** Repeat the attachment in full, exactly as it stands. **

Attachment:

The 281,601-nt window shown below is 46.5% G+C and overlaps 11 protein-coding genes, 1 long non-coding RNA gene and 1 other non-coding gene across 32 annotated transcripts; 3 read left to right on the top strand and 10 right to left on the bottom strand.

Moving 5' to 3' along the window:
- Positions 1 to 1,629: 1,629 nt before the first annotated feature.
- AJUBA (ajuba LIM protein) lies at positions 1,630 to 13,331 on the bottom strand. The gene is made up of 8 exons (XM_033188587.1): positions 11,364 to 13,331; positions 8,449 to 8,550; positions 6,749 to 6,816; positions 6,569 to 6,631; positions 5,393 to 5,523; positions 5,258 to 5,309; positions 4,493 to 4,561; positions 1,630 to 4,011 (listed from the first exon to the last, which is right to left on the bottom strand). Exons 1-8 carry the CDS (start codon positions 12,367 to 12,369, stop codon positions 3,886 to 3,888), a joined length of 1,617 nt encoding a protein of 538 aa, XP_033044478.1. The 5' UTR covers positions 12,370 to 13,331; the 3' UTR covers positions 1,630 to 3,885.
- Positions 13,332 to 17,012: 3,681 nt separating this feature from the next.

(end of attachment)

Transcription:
The 281,601-nt window shown below is 46.5% G+C and overlaps 11 protein-coding genes, 1 long non-coding RNA gene and 1 other non-coding gene across 32 annotated transcripts; 3 read left to right on the top strand and 10 right to left on the bottom strand.

Moving 5' to 3' along the window:
- Positions 1 to 1,629: 1,629 nt before the first annotated feature.
- AJUBA (ajuba LIM protein) lies at positions 1,630 to 13,331 on the bottom strand. The gene is made up of 8 exons (XM_033188587.1): positions 11,364 to 13,331; positions 8,449 to 8,550; positions 6,749 to 6,816; positions 6,569 to 6,631; positions 5,393 to 5,523; positions 5,258 to 5,309; positions 4,493 to 4,561; positions 1,630 to 4,011 (listed from the first exon to the last, which is right to left on the bottom strand). Exons 1-8 carry the CDS (start codon positions 12,367 to 12,369, stop codon positions 3,886 to 3,888), a joined length of 1,617 nt encoding a protein of 538 aa, XP_033044478.1. The 5' UTR covers positions 12,370 to 13,331; the 3' UTR covers positions 1,630 to 3,885.
- Positions 13,332 to 17,012: 3,681 nt separating this feature from the next.